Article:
US 2560521 A
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Patented July 10, 1951 PROCESS OF PRODUCING WATER-REPEL- LENT GYPSUM SHEATHING BOARD Thomas P. Camp,
Arlington Heights, 111., assignor to United States Gypsum Company, Chicago, III., a corporation of Illinois No Drawing. Application May 10, 1946, Serial No. 668,785
3 Claims. (Cl. l54=-86) The present invention relates to improvements in waterproof and water-repellent gypsum sheathing board.
The invention relates more particularly to that type of gypsum sheathing board in which the fibrous cover sheets are rendered water-repellent by the expedient of causing the fibers of the cover sheets to adsorb a.water-repellent soft hydrocarbonaceous material, for example, petrolatum or petroleum jelly.
The invention further relates to a gypsum sheathing board comprising a set core of gypsum, the individual crystals of which are coated with a water-insoluble and water-repellent coating consisting either of paraflln alone or composition comprising both asphalt as well as paraflin, and having at least one of the cover sheets rendered water-repellent.
One of the objects of the present invention is the production of a sheathing board having the usual set gypsum core which has been made resistant to and repellent to water by the incorporation therein, during its manufacture and while still in the state of a slurry, of a fusible organic waterproofing material, the core being enclosed by and adhered to strong cover sheets which have been integrally sized with rosin size and which have been previously or subsequently coated with a highly hydrophobic coating which is applied to the individual fibers of the cover sheets, leaving, however, the normal interstices intact.
A further object of the invention is to produce a waterproof sheathing board having a gypsum core and a highly water-resistant surface which, however, is still vapor-permeable.
A further object is to produce water-repellent cementitious boards provided with highly waterproduct, I have described one valuable and emcient method of preparing the gypsum core for I a sheathing board. I have found that the prodproof and water-repellent paper liners, inwhich boards the cementitious core has been rendered water-resistant by the presence therein of a waxy material, but which core can still be dried so as toremove excess water without the necessity of employing excessively high drying temperatures.
One of the serious disadvantages of gypsum sheathing board in the past has been its lack of water resistance when exposed to the elements. A very particular disadvantage was the softening action of the exposed core when moistened with water. This frequently occurred during periods of wet weather when a gypsum sheathing board was exposed in piles at the site of a building operation prior to erection of the board. In a companion application, Serial No. 585,791 now Patent No. 2,432,963, for a water-resistant gypsum uct described in that application can be further improved by treatment of the exterior surfaces of the sheathing board to make them extremely hydrophobic to water. It is advisable that the surface liners of the gypsum sheathing not only be water resistant, but the surface of the liner should not be easily wetted by water. In other words, it should have a negative capillary effect so that water will rapidly run oil the surface. I have discovered that this can be most efliciently and cheaply accomplished by coating the paper liners used for manufacture of the sheathing with petrolatum, which is also known as petroleum jelly.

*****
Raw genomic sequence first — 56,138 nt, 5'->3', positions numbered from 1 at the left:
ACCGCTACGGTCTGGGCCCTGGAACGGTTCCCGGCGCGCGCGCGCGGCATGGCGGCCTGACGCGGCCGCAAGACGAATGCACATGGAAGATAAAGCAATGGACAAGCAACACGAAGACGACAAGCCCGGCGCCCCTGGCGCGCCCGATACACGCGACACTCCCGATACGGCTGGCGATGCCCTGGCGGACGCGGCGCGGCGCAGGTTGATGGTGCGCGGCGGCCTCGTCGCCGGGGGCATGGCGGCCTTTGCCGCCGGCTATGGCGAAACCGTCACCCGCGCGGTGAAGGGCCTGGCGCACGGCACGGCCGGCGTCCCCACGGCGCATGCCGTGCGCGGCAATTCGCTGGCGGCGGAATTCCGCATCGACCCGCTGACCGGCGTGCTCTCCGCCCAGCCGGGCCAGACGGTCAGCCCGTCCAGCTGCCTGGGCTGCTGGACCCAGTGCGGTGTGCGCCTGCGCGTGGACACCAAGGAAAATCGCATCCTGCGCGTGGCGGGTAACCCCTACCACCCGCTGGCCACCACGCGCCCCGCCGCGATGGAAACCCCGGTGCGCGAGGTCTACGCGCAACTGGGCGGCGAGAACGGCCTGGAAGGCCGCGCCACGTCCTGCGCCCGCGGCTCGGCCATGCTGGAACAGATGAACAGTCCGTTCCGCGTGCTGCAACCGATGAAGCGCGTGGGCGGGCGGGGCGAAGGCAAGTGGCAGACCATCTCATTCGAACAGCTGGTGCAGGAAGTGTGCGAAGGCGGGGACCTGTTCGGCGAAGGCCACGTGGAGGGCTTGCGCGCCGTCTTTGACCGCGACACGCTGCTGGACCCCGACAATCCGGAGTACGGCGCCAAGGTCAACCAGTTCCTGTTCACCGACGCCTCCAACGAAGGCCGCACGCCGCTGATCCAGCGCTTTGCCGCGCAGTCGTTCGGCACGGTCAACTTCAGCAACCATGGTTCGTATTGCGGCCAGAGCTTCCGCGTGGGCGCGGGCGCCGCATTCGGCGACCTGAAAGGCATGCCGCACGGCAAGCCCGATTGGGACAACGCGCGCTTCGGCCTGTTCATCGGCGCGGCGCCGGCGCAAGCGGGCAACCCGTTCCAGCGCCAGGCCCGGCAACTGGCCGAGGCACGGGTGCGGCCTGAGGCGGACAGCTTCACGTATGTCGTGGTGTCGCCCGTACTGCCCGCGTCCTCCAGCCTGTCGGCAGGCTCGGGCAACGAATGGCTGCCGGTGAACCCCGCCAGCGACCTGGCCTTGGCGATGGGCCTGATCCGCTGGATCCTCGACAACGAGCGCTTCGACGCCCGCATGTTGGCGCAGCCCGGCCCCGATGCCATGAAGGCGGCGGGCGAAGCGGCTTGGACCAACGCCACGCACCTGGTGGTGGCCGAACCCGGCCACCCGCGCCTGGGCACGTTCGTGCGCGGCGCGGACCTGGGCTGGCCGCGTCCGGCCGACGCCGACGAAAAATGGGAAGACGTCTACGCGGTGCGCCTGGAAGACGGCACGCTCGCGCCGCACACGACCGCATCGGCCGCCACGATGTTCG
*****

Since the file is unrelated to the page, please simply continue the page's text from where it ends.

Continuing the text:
The paper liners used on both sides of the waterproof gypsum core, thereby forming the sheathing board, are made from chip papers, usually from reworked waste papers, which in their re-formation are heavily sized with rosin size, thereby making them highly water resistant. These papers are usually made in thicknesses of .020" to .030" and weigh about -75 pounds per thousand square feet, and while highly water resistant, nevertheless have a suiilciently open texture so that they will bond completely and satisfactorily with the gypsum core, which usually contains from about 5 to about 10 pounds of farinaceous material per thousand square feet of board.
The application of the water-repellent material, for instance, petrolatum, preferably may be made at the paper machine during the formation of the paper. The best practice is to apply ordinary petrolatum in a liquid state, at a temperature of F. to F., to the outside liner of the paper on the calender stack, using the water boxes which are provided for such calender stacks to serve as the tank supply from which the petrolatum is drawn. Paper of the aforesaid specifications will absorb from about 5 to about 10 pounds of heated petrolatum per thousand square feet of paper at ordinary machine speeds, which amount is found to be highly satisfactory and sufiiciently water-resistant for the purpose. Instead of applying the petrolatum on the calender stack, it may be applied to the paper subsequent to its manufacture by an ordinary paper coating machine.
When preparing the liner paper employed for the manufacture of gypsum sheathing board at the paper mill, as above described, I find that v the petrolatum coating will be most uniformly distributed over the surface of the paper, and after the paper has stayed in storage a week or more the petrolatum will have thoroughly diffused throughout the paper from the front to the back, but while the petrolatum has completely penetrated the paper, nevertheless it will be found that the bond of the gypsum core tothe coated paper liners is not impaired, even though both sides of the paper liner show a marked hydro phobic effect. This is quite an unexpected result, inasmuch as oils and waxes of most any origin will interfere with the proper bonding of gypsum slurries to other surfaces. The oils and waxes, acting usually as a continuous film, are thereby eflicient parting agents preventing bond between the gypsum surface and other surfaces of any type. I would explain this unusual and unexpected result and effect of bonding between the gypsum and the hydrophobic paper liners as being due to the fact that there is no continuous film of petrolatum. That is to say, the interstitial porosity between fibers remains substantially intact and the petrolatum has been absorbed by the fiber itself without bridging the spaces or voids between fibers, thus enabling the gypsum slurry to effect a mechanical bond through the interstitial spaces with the irregular surfaces of the fibers themselves.